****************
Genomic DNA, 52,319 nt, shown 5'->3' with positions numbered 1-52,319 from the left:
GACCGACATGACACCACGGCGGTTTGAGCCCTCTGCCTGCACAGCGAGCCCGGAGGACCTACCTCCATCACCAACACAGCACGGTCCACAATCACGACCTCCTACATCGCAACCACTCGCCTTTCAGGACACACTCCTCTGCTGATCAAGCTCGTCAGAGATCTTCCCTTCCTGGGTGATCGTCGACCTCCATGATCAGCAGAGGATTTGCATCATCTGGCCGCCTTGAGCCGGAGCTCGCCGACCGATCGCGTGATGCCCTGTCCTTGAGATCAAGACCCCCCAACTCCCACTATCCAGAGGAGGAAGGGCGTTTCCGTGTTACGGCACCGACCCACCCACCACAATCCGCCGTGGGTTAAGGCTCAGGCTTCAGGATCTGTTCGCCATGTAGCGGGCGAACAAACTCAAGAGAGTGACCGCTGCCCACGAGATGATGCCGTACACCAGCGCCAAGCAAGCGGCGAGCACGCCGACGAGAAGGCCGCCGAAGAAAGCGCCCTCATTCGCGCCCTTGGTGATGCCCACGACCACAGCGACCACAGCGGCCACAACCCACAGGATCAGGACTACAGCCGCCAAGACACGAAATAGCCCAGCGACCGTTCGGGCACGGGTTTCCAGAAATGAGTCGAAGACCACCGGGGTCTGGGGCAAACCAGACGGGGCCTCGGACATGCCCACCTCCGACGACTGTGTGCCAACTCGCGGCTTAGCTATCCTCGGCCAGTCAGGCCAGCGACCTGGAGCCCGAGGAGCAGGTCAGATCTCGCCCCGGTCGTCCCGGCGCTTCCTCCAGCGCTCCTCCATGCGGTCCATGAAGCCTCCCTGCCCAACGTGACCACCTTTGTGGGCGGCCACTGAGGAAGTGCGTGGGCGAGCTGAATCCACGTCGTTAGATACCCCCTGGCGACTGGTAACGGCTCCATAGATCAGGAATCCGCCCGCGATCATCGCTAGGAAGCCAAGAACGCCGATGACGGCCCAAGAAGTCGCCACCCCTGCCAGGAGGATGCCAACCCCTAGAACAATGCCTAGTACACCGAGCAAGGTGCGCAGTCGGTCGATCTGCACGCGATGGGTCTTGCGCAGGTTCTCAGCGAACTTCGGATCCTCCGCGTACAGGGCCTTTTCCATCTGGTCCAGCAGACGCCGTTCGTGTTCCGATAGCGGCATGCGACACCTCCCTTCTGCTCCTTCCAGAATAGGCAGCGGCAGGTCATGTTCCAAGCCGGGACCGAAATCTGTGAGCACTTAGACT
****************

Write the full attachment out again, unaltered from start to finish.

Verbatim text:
Genomic DNA, 52,319 nt, shown 5'->3' with positions numbered 1-52,319 from the left:
GACCGACATGACACCACGGCGGTTTGAGCCCTCTGCCTGCACAGCGAGCCCGGAGGACCTACCTCCATCACCAACACAGCACGGTCCACAATCACGACCTCCTACATCGCAACCACTCGCCTTTCAGGACACACTCCTCTGCTGATCAAGCTCGTCAGAGATCTTCCCTTCCTGGGTGATCGTCGACCTCCATGATCAGCAGAGGATTTGCATCATCTGGCCGCCTTGAGCCGGAGCTCGCCGACCGATCGCGTGATGCCCTGTCCTTGAGATCAAGACCCCCCAACTCCCACTATCCAGAGGAGGAAGGGCGTTTCCGTGTTACGGCACCGACCCACCCACCACAATCCGCCGTGGGTTAAGGCTCAGGCTTCAGGATCTGTTCGCCATGTAGCGGGCGAACAAACTCAAGAGAGTGACCGCTGCCCACGAGATGATGCCGTACACCAGCGCCAAGCAAGCGGCGAGCACGCCGACGAGAAGGCCGCCGAAGAAAGCGCCCTCATTCGCGCCCTTGGTGATGCCCACGACCACAGCGACCACAGCGGCCACAACCCACAGGATCAGGACTACAGCCGCCAAGACACGAAATAGCCCAGCGACCGTTCGGGCACGGGTTTCCAGAAATGAGTCGAAGACCACCGGGGTCTGGGGCAAACCAGACGGGGCCTCGGACATGCCCACCTCCGACGACTGTGTGCCAACTCGCGGCTTAGCTATCCTCGGCCAGTCAGGCCAGCGACCTGGAGCCCGAGGAGCAGGTCAGATCTCGCCCCGGTCGTCCCGGCGCTTCCTCCAGCGCTCCTCCATGCGGTCCATGAAGCCTCCCTGCCCAACGTGACCACCTTTGTGGGCGGCCACTGAGGAAGTGCGTGGGCGAGCTGAATCCACGTCGTTAGATACCCCCTGGCGACTGGTAACGGCTCCATAGATCAGGAATCCGCCCGCGATCATCGCTAGGAAGCCAAGAACGCCGATGACGGCCCAAGAAGTCGCCACCCCTGCCAGGAGGATGCCAACCCCTAGAACAATGCCTAGTACACCGAGCAAGGTGCGCAGTCGGTCGATCTGCACGCGATGGGTCTTGCGCAGGTTCTCAGCGAACTTCGGATCCTCCGCGTACAGGGCCTTTTCCATCTGGTCCAGCAGACGCCGTTCGTGTTCCGATAGCGGCATGCGACACCTCCCTTCTGCTCCTTCCAGAATAGGCAGCGGCAGGTCATGTTCCAAGCCGGGACCGAAATCTGTGAGCACTTAGACT